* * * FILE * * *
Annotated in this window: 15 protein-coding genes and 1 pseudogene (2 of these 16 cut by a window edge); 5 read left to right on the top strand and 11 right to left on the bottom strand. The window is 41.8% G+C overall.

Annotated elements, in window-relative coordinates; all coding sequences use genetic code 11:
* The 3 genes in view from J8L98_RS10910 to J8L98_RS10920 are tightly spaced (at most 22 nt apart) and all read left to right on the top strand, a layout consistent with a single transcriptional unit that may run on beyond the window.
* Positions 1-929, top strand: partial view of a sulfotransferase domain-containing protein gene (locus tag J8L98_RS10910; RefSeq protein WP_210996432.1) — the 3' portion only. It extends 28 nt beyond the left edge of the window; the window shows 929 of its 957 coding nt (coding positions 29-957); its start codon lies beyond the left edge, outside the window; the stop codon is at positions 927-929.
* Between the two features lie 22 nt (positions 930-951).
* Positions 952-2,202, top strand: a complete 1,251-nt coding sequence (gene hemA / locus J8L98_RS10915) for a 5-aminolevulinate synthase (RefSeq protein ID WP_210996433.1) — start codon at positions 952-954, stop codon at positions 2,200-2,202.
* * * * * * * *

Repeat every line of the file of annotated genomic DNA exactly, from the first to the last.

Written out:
Annotated in this window: 15 protein-coding genes and 1 pseudogene (2 of these 16 cut by a window edge); 5 read left to right on the top strand and 11 right to left on the bottom strand. The window is 41.8% G+C overall.

Annotated elements, in window-relative coordinates; all coding sequences use genetic code 11:
* The 3 genes in view from J8L98_RS10910 to J8L98_RS10920 are tightly spaced (at most 22 nt apart) and all read left to right on the top strand, a layout consistent with a single transcriptional unit that may run on beyond the window.
* Positions 1-929, top strand: partial view of a sulfotransferase domain-containing protein gene (locus tag J8L98_RS10910; RefSeq protein WP_210996432.1) — the 3' portion only. It extends 28 nt beyond the left edge of the window; the window shows 929 of its 957 coding nt (coding positions 29-957); its start codon lies beyond the left edge, outside the window; the stop codon is at positions 927-929.
* Between the two features lie 22 nt (positions 930-951).
* Positions 952-2,202, top strand: a complete 1,251-nt coding sequence (gene hemA / locus J8L98_RS10915) for a 5-aminolevulinate synthase (RefSeq protein ID WP_210996433.1) — start codon at positions 952-954, stop codon at positions 2,200-2,202.